The world’s most photogenic places

June 21, 2012 by Flight Centre UK

Earlier this week we launched a fun competition to discover the World’s Worst Travel Photographer. We must admit, we knew there’d be some bad entries, but you are exceeding yourselves. We’ve been in stitches over Ben Fahey’s attempt at holding up the Washington Monument and Sarah Mahey’s smugly skiing dog.

Our star-studded judging panel (including Simon Reeve, Kirsten Alana, Anthony Cullen, Chris Coe and Max Wooldridge) will be deciding who’ll take home the title of World’s Worst Travel Photographer 2012. The lucky winner will also receive a Fuji X-S1 camera courtesy of Dixons Travel and a photography course from Chris Coe or Anthony Cullen. (Our ‘Highly commended’ entrant will win the other.)

If you’ve been tuning into our blog you’ll have seen the tips and tricks our judges have been offering to help you avoid crap snaps. But being keen travellers, we figure there are some destinations where it’s pretty hard to take a bad shot. Here are our picks for three of the most photogenic locations around the world.

Istanbul

Istanbul – best for city life

We say: Between the mosques of Sultanahmet to the trendy streets of Taxim, Istanbul is a feast for the eyes. Head to the Grand Bazaar for a kaleidoscope of colour: stained glass lanterns, bright scarves and dazzling jewellery – it’s a great place to capture detail.

Chris Coe’s tip for capturing city life: Take time to observe. Good photographers are very observant. They don’t just see the big scene but also see details within it. If you like photographing people, try people watching. Sit in a cafe and just watch for a while. Soon you’ll spot interesting details, how people move through a busy place, where they stop and how they interact with their surroundings.

Dixons Travel’s camera tip: The Fuji X-S1 (which you could win!) is a different kind of bridge camera (‘bridge’ referring to the middle-ground between SLRs and point-and-shoot cameras), with better low-light sensitivity and much reduced image noise, making it perfect for city breaks.

Take me there: Check out our Istanbul Inspirations deal (from £299) for details on how you can wander the streets of Istanbul and put your photography skills to the test.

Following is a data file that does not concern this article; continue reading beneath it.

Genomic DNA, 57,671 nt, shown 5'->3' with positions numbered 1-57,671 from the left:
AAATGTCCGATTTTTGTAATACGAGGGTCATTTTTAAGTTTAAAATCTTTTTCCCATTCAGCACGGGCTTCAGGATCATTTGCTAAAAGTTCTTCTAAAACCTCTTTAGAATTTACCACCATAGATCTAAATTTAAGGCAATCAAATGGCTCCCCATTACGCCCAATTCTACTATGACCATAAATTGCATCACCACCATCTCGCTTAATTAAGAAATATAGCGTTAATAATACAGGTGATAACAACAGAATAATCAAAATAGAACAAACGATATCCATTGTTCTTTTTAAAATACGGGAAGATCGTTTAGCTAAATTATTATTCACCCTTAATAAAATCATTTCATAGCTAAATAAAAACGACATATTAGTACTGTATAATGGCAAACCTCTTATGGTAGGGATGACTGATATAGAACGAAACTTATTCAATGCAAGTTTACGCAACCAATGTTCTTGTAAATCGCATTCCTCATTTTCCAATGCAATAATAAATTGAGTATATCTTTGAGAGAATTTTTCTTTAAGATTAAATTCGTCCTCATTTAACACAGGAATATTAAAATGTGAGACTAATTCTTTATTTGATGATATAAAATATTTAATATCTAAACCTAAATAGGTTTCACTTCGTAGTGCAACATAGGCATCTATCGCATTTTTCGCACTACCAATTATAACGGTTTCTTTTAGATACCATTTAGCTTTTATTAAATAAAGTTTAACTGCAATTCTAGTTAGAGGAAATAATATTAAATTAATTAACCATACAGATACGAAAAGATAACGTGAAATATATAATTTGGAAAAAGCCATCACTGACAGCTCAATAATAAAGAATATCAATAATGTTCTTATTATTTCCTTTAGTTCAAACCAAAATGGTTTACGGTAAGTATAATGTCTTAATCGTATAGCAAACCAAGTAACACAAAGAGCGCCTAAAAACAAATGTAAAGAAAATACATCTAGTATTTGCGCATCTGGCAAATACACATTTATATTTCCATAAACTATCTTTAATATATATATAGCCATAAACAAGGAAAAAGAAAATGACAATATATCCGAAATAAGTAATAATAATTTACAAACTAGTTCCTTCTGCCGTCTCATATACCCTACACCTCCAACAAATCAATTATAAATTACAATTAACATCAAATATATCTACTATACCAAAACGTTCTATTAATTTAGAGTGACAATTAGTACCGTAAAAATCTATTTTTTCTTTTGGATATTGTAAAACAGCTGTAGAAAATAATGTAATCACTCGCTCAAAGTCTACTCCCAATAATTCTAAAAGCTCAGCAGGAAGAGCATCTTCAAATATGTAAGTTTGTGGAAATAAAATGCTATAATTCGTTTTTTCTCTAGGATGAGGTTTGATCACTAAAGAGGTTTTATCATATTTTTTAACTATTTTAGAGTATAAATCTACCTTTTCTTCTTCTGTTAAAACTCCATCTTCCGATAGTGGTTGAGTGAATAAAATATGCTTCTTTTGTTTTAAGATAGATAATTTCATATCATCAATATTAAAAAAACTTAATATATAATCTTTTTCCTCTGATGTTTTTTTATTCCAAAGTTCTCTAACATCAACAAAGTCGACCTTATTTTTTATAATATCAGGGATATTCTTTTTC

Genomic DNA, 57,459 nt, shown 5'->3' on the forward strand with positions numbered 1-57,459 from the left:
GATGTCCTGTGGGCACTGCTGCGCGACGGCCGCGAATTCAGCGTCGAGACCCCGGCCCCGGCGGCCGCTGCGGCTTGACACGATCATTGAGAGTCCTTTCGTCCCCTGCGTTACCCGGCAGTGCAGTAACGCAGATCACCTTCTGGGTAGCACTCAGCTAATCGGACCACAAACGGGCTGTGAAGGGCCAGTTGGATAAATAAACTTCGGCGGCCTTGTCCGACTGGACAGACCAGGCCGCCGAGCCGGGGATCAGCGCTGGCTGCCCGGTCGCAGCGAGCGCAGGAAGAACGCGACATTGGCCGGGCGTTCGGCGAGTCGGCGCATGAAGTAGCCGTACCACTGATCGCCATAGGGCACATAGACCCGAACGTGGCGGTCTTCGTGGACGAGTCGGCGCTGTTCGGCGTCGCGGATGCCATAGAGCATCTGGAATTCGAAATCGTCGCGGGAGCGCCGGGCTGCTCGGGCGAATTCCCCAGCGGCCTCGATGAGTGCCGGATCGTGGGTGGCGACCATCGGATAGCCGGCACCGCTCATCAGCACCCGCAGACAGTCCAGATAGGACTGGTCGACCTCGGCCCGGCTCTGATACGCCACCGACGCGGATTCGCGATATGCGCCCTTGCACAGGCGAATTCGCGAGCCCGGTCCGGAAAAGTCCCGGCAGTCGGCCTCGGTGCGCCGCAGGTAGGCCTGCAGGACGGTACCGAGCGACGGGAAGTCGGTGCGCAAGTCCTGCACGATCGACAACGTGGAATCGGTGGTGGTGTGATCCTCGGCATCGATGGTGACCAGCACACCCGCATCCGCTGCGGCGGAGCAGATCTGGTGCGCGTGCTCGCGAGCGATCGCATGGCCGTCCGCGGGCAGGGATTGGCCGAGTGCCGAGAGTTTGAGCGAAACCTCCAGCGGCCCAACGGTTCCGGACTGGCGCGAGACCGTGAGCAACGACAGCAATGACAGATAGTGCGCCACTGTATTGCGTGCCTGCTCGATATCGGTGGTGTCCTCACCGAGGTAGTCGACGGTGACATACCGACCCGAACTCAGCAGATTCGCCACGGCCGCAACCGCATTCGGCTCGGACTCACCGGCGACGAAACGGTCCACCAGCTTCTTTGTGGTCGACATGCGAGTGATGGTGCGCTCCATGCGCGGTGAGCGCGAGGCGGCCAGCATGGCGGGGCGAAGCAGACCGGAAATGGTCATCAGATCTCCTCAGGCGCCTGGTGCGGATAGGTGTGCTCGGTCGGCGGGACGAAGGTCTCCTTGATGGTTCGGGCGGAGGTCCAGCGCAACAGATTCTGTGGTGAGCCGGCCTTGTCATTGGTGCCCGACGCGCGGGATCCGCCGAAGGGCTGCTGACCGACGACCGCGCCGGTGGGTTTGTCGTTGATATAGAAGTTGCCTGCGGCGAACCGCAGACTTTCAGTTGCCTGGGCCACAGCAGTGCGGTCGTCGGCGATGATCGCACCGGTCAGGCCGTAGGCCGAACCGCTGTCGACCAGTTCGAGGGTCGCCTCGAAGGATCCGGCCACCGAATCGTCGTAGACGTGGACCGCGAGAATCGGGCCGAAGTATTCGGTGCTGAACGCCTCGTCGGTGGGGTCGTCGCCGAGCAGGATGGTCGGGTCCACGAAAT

Mui Ne, Thailand

Vietnam – best for the beach

We say: Crystalline waters, vivid blue sea and powdery white sand… it must be Vietnam. Whether you’re capturing the silhouette of a coconut tree at sunset or a rustic shot of a junk boat washed up on shore, it’s virtually impossible to take a bad shot in paradise.

Chris Coe’s tip for shooting at the beach: Beaches can be bright! Most photographs are lit by sunlight so you should know where the sun is, even if it’s behind clouds, and where the shadows are. If you’re photographing a person don’t face them towards a bright light as it’ll make them squint. Whatever you’re photographing, don’t put the sun behind it, unless you want a silhouette. If the light’s in the wrong place move your subject or yourself so that it isn’t.

Dixons Travel’s camera tip: The Fuji XP51 can be taken to a depth of 5 metres underwater, so it’s great for snorkelling. It’s also drop-proof and bright enough to spot if it gets dropped in the sand. (No need to worry about sand getting into this camera either, as it’s completely dust proof!)

Take me there: Our Vietnam City and Beach offer can have you enjoying Vietnam’s sandy treasures for eight nights from £899.

Borneo

Malaysia – best for wildlife spotting

We say: Sarawak (in Malaysia) is the best place to find semi-wild orang-utans that have been rescued from captivity and trained to survive in the surrounding reserve. And with the Semonggok Wildlife Centre’s breeding programme you may have the opportunity to witness one of nature’s most heart-warming sights: an orang-utang mother with her baby.

Anthony Cullen’s tip for capturing wildlife on camera: Leave your camera turned on when you’re shooting, you never know when the decisive moment may happen. And don’t keep putting the lens cap on; if you have a UV or skylight filter and a lens hood (probably more for DSLRs) this should be enough to protect the front element.

Dixons Travel’s camera tip: The Sony Cybershot HX20 can pretty much do it all – big zoom, sweep panorama and even GPS mode. Its many features are crammed into this compact super zoom camera. With its 20x optical zoom you can bring yourself right into the action… without getting too close.

Take me there: Take a look at our Kuching Hills and Wildlife holiday (7 nights from £895) which includes entry into Semonggok Wildlife Centre.

Tomorrow, we’ll be announcing the worst travel snap of the week – as voted by YOU. So head over to the #crapsnaps album on Flickr and vote for the worst of a bad bunch by ‘Favouriting’ the image you want to win. The lucky winner each week will receive a £50 travel voucher and a photography book from Travel Photographer of the Year (that’s the competition for talented photographers, by the way).

Got a dodgy shot you want to enter? Send it to us here.

This competition is now closed for entries. Thanks to everyone who sent their crapsnaps our way.